Birds of Namibia
Introduction: Yellow-billed storks (Mycteria ibis) inhabit freshwater lakes, rivers, dams, floodplains and marshes, pans, small pools and streams, estuaries and flooded grassland. Usually seen in pairs (rarely singly) or in groups which can reach 50 in number.
Diet: Forages in clear shallow water often in the stirrings of the Nile crocodile or hippopotamus for mainly fish, frogs, aquatic insects, crustaceans, worms and occasionally a few small mammals.
Description Medium-sized stork with characteristic down-curved bill tip used especially for feeding in muddy waters. Mainly white plumage with black flight feathers. Mycteria is Greek for 'nose' or 'snout'.
Breeding: A shallow cup is built on a stick platform and lined with grass, reeds, leaves and aquatic grasses. Females lay between 2 and 4 eggs in August to September, incubated for around 30 days.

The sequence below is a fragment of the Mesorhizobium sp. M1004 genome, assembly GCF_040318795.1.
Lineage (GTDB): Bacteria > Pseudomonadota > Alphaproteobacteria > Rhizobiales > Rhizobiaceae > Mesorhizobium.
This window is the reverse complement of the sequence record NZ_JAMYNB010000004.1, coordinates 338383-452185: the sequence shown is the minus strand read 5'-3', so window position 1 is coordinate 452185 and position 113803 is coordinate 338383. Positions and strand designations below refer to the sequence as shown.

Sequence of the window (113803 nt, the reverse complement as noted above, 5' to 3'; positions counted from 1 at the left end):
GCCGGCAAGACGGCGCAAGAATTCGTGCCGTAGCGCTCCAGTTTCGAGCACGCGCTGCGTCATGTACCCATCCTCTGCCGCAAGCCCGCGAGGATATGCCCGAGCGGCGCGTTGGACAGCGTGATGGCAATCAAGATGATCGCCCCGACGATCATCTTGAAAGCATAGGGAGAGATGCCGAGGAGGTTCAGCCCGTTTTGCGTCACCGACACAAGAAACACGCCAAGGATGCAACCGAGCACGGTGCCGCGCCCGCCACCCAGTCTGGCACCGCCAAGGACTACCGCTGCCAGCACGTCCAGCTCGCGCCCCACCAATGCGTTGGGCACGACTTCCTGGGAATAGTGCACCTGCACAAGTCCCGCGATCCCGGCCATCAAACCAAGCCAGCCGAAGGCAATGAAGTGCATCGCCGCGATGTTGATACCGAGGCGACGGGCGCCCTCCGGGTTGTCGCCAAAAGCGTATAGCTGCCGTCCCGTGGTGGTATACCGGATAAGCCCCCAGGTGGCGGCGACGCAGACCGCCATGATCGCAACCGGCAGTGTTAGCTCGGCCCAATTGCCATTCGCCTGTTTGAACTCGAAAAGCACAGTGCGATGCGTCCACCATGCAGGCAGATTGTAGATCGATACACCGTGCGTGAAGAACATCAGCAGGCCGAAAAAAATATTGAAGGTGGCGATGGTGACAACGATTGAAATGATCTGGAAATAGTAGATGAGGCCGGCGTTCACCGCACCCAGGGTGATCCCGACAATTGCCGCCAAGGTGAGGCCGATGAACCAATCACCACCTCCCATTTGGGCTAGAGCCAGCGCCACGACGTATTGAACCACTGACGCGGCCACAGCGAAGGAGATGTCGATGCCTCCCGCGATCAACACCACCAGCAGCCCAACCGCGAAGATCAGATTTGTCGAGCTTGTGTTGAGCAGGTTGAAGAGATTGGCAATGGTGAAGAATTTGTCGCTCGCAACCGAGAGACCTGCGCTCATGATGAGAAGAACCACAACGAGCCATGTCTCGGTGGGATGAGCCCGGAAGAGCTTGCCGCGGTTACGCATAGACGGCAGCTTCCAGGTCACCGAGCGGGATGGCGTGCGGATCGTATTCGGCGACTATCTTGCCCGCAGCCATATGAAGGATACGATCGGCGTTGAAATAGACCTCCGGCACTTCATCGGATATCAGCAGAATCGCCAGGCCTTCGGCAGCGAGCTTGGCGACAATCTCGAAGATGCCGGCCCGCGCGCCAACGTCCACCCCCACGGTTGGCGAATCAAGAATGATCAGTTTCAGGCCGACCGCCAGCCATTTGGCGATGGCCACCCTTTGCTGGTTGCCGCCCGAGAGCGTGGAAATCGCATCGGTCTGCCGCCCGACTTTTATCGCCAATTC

Size: 95cm. Weight: 2kg. Wingspan: 1.65m.
80km west of Keetmanshoop, named after the large lime ovens found on the farms. Boasts the largest collection of lithops in Namibia
A popular establishment in the southern Namibian town of Keetmanshoop
A large air-conditioned hotel in Keetmanshoop. A useful stop en-route to the Fish River Canyon and South Africa
Good facilities make this an excellent overnight choice
The undisputed winner of the longest lodge name in Namibia, MFSQTDP offers accommodation at reasonable prices
Close to the Quiver Tree Forest this is a popular choice